A top HIV/AIDS doctor and gay activist has been named to a new position at the Centers for Disease Control and Prevention overseeing vaccine equity efforts, according to a person familiar with the move and an internal memo, underscoring the agency’s efforts to address racial and other disparities threatening the nation’s immunization effort.

Demetre Daskalakis, who had been director of the CDC’s division on HIV/AIDS prevention, will become senior vaccine equity lead, according to the memo. Before joining the CDC last year, he was incident commander for covid-19 at New York City’s health department. In his new position, he will report directly to Rochelle Walensky, the new director of the CDC.

His responsibilities will include running outreach to states and other jurisdictions as they strive to close yawning racial gaps that have opened up in early immunization data, as well as coordinating with retail pharmacies and community health centers, which are cornerstones of the Biden administration’s efforts to bring shots to vulnerable communities buffeted most severely by the coronavirus.

The new position is a signal of the emphasis placed by the Biden administration on equity in its response to the pandemic.

Daskalakis will be the main CDC liaison to the White House team focused on these issues. Chief among them is Marcella Nunez-Smith, a former associate dean for health equity research at the Yale School of Medicine who is chairing the administration’s covid-19 health equity task force.

In response to a request for comment, Daskalakis provided an email he sent to colleagues on Friday.

“As we have seen in the HIV prevention space, long-standing systemic health and social inequities have put many people from racial and ethnic minority groups at increased risk of getting sick and dying from covid-19,” he wrote. “Racial and ethnic minority groups are disproportionately represented among covid-19 cases, as well as among HIV diagnoses. Social determinants of health, such as poverty and unequal access to high-quality health care, influence a wide range of health and quality-of-life outcomes and continue to drive inequities."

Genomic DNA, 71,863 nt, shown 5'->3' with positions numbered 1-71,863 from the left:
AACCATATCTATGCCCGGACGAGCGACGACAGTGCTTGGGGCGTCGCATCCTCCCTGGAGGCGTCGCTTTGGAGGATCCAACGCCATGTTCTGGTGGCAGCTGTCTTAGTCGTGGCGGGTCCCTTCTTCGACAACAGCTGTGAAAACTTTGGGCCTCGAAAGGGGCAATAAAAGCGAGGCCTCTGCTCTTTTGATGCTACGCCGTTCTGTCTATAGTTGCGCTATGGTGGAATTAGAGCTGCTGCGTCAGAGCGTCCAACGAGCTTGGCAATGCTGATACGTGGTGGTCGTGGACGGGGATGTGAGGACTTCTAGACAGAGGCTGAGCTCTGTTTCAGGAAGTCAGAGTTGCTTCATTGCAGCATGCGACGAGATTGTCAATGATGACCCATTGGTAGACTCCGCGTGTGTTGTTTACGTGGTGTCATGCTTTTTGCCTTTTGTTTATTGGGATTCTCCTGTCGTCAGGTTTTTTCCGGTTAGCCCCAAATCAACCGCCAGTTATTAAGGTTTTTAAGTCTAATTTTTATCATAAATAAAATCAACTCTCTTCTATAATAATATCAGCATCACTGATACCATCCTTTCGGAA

An activist, doctor and public health official at both the municipal and federal level, Daskalakis was most recently leading the CDC’s work on HIV prevention. He assumed that role last December, after six years at the New York City Department of Health and Mental Hygiene. He was the city’s deputy commissioner for disease control during the first nine months of the pandemic.

“We’re telling New Yorkers that they should assume that everyone has been exposed to covid-19,” he said in an interview in March 2020 with The Washington Post.

The challenges he now faces in ensuring vaccine equity are immense.

They begin with a lack of data. Race and ethnicity data was missing for nearly half of all coronavirus vaccine recipients during the first month shots were available, federal researchers reported in February.

The CDC report showed that 63 percent of the nearly 13 million people vaccinated in that period were women, 55 percent were older than 50, and 60.4 percent were White. But race and ethnicity information was missing for about 48 percent of people who received at least one dose of the vaccine, though the data on gender and age was nearly complete.

“We must address these insufficient data points as an urgent priority,” Nunez-Smith said at the time.

As of March 15, 44 states were delineating vaccination data by race and ethnicity, according to a recent Kaiser Family Foundation analysis.

The analysis found a “consistent pattern across states of Black and Hispanic people receiving smaller shares of vaccinations compared to their shares of cases and deaths and compared to their shares of the total population.”

The pattern held from California, where Latinos are 40 percent of the population but account for 21 percent of vaccinations, to D.C., where Black people make up 46 percent of the population but account for 31 percent of vaccinations.

Akilah Johnson contributed to this report.